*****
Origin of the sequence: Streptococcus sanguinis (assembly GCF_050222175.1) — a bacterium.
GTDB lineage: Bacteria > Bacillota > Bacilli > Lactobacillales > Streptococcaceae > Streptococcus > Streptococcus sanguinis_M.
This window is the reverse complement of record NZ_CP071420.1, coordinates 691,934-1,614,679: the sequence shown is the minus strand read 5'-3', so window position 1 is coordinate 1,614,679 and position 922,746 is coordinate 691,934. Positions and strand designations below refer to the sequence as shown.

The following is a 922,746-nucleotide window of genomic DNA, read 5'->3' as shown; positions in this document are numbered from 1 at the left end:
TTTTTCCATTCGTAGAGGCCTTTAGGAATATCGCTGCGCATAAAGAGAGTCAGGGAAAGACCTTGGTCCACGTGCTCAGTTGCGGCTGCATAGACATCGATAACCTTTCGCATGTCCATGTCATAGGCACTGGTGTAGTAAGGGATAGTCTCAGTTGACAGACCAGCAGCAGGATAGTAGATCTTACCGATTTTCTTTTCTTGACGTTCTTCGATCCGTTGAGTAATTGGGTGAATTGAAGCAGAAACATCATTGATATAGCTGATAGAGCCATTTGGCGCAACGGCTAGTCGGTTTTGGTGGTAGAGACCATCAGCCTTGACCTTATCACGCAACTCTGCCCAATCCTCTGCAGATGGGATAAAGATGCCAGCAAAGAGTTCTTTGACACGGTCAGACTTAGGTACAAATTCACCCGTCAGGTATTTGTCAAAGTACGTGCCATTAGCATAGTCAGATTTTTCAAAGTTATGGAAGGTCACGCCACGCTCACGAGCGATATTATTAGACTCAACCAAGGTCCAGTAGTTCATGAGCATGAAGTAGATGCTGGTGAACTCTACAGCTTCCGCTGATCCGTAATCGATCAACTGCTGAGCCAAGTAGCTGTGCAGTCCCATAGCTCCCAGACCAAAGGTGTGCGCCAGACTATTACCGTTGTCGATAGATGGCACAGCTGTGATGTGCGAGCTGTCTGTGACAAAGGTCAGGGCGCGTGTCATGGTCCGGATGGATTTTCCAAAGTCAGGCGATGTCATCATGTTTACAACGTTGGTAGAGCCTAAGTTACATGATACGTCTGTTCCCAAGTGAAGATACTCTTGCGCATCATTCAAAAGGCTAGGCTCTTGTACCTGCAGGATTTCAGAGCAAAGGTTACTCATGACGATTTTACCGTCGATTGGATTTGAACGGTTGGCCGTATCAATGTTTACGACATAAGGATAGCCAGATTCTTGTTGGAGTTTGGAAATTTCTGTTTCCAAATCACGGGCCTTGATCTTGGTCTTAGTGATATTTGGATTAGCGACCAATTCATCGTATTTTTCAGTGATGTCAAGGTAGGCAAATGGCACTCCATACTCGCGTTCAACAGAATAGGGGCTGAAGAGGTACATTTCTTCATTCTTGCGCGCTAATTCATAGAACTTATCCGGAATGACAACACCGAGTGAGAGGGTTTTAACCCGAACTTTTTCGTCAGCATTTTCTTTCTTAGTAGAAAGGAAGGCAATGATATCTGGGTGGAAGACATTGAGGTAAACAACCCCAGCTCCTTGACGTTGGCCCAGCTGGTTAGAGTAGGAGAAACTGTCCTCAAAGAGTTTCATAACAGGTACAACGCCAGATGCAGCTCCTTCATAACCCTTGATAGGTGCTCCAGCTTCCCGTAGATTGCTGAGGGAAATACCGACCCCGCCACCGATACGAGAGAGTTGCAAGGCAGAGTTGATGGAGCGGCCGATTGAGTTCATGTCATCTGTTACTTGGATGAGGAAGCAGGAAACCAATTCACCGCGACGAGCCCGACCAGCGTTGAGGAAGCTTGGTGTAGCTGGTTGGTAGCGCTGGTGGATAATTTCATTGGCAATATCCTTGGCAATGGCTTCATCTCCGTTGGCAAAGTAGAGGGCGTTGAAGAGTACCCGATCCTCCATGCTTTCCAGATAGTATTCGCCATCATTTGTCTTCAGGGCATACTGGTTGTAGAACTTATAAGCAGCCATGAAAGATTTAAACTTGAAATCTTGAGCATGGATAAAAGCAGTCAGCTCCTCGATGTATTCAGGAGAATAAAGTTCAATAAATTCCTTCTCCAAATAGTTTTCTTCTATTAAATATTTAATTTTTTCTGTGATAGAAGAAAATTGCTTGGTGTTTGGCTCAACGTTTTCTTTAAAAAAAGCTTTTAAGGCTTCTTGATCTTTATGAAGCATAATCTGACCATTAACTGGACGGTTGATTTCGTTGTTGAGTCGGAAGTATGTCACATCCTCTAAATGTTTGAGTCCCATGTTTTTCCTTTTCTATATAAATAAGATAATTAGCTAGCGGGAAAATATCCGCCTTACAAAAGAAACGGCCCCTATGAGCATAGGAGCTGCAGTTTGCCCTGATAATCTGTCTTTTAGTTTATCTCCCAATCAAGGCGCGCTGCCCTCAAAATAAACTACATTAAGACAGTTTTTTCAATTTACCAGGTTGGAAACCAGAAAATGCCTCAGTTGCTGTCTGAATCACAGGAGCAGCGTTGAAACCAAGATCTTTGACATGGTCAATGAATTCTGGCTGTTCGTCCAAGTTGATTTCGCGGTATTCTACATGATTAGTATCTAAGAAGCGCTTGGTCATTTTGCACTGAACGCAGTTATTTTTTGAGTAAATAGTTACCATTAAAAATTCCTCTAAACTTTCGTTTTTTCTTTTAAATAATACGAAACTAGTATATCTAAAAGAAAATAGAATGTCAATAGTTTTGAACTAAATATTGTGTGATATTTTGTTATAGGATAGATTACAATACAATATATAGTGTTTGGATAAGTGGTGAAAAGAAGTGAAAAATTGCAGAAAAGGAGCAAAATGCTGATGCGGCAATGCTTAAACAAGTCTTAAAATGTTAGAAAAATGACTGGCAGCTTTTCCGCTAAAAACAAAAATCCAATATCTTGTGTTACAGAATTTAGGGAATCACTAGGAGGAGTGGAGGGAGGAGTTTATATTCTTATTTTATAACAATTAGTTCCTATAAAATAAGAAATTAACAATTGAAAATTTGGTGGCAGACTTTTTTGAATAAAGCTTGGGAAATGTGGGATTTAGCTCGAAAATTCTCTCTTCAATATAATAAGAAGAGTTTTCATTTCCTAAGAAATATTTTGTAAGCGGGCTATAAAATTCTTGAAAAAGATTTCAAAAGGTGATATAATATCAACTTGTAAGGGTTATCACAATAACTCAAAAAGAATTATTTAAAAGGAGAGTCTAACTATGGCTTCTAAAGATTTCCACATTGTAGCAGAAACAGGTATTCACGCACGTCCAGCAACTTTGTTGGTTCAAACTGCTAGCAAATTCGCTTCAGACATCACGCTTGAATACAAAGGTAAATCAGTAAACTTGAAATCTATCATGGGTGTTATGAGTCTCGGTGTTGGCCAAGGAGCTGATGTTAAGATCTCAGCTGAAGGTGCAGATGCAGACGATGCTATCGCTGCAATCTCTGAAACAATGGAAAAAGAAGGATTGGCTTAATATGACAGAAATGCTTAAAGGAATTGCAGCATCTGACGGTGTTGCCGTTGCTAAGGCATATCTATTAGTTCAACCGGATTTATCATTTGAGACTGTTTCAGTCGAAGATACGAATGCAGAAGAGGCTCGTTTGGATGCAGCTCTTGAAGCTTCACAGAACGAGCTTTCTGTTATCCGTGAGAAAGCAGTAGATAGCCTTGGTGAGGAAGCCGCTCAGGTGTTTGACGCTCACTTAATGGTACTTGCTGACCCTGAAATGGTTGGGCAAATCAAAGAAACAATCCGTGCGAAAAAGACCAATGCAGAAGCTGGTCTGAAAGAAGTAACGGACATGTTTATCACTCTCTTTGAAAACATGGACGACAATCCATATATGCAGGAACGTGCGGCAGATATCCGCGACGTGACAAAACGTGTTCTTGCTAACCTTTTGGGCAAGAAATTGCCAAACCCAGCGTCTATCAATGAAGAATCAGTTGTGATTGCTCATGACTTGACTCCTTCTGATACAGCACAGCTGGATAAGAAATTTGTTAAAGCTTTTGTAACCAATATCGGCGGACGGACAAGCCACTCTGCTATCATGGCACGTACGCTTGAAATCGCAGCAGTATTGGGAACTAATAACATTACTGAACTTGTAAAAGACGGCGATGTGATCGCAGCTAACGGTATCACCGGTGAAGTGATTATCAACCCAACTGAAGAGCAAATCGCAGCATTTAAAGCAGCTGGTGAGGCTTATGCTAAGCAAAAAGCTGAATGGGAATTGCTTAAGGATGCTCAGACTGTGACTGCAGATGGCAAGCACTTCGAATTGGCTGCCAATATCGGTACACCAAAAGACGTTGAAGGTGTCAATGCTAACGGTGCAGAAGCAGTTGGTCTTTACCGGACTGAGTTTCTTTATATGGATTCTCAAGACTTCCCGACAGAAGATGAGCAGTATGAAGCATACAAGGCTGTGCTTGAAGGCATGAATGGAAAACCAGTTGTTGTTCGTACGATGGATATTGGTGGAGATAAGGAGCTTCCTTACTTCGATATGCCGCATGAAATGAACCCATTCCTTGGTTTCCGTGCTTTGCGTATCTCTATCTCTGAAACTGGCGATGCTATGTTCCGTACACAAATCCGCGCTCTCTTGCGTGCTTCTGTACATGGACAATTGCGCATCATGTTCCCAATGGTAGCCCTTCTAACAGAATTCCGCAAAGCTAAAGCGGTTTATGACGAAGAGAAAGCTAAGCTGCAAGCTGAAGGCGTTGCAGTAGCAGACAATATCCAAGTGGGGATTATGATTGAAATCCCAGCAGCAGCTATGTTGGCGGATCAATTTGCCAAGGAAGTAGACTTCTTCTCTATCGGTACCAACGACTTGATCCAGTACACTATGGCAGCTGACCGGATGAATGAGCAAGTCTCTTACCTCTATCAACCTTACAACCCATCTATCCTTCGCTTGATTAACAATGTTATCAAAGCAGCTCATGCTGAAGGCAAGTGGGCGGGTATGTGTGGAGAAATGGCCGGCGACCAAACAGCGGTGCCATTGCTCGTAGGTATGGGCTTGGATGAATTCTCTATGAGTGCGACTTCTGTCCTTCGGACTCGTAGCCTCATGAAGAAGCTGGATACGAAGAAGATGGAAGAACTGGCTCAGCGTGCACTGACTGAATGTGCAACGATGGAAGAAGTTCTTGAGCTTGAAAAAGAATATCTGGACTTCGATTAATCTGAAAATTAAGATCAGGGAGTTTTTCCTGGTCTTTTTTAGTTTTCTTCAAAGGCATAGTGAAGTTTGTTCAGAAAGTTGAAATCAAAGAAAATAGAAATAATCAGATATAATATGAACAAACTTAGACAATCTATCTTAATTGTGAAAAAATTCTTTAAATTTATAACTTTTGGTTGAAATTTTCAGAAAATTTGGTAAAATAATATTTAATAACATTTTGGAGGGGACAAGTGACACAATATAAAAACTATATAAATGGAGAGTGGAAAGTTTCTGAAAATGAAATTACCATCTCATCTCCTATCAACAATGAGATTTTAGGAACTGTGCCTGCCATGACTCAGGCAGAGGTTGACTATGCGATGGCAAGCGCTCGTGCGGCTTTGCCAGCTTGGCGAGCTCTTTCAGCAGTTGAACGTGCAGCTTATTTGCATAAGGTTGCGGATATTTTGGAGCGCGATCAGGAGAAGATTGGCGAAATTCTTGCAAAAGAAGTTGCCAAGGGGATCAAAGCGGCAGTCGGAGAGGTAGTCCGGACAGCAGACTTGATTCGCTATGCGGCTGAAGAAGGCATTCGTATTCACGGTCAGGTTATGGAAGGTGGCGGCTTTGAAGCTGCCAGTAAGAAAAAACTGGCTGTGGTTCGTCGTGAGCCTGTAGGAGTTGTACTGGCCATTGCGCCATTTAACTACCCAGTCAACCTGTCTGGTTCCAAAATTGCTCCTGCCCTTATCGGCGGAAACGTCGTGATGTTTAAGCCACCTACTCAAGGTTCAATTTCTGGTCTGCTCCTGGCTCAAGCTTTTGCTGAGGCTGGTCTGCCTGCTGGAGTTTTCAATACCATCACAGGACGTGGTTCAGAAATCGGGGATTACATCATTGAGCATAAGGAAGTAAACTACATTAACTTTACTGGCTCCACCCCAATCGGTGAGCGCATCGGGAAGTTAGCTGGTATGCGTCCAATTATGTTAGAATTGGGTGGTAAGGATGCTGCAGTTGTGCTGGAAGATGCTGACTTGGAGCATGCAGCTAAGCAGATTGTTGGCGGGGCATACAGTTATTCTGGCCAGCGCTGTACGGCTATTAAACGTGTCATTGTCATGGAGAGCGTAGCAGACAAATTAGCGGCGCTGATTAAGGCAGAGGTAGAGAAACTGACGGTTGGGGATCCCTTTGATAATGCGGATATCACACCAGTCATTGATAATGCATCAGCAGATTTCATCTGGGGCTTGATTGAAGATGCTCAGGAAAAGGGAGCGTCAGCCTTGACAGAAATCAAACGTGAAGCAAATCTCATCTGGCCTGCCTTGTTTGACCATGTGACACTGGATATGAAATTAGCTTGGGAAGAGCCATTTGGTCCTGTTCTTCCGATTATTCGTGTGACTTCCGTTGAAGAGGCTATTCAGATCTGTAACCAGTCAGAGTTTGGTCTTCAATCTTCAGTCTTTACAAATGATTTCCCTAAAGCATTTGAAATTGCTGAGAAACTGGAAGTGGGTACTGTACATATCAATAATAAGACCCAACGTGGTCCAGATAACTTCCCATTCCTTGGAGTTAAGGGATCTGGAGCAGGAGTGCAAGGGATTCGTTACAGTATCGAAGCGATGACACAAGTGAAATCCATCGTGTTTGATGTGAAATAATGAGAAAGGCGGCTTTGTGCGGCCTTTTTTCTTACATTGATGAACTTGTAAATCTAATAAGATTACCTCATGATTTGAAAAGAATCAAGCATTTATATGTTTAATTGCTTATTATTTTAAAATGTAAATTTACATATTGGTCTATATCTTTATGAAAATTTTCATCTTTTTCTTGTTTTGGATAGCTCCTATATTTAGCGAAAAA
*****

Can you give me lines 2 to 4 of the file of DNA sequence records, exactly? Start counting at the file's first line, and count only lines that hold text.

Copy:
GTDB lineage: Bacteria > Bacillota > Bacilli > Lactobacillales > Streptococcaceae > Streptococcus > Streptococcus sanguinis_M.
This window is the reverse complement of record NZ_CP071420.1, coordinates 691,934-1,614,679: the sequence shown is the minus strand read 5'-3', so window position 1 is coordinate 1,614,679 and position 922,746 is coordinate 691,934. Positions and strand designations below refer to the sequence as shown.

The following is a 922,746-nucleotide window of genomic DNA, read 5'->3' as shown; positions in this document are numbered from 1 at the left end: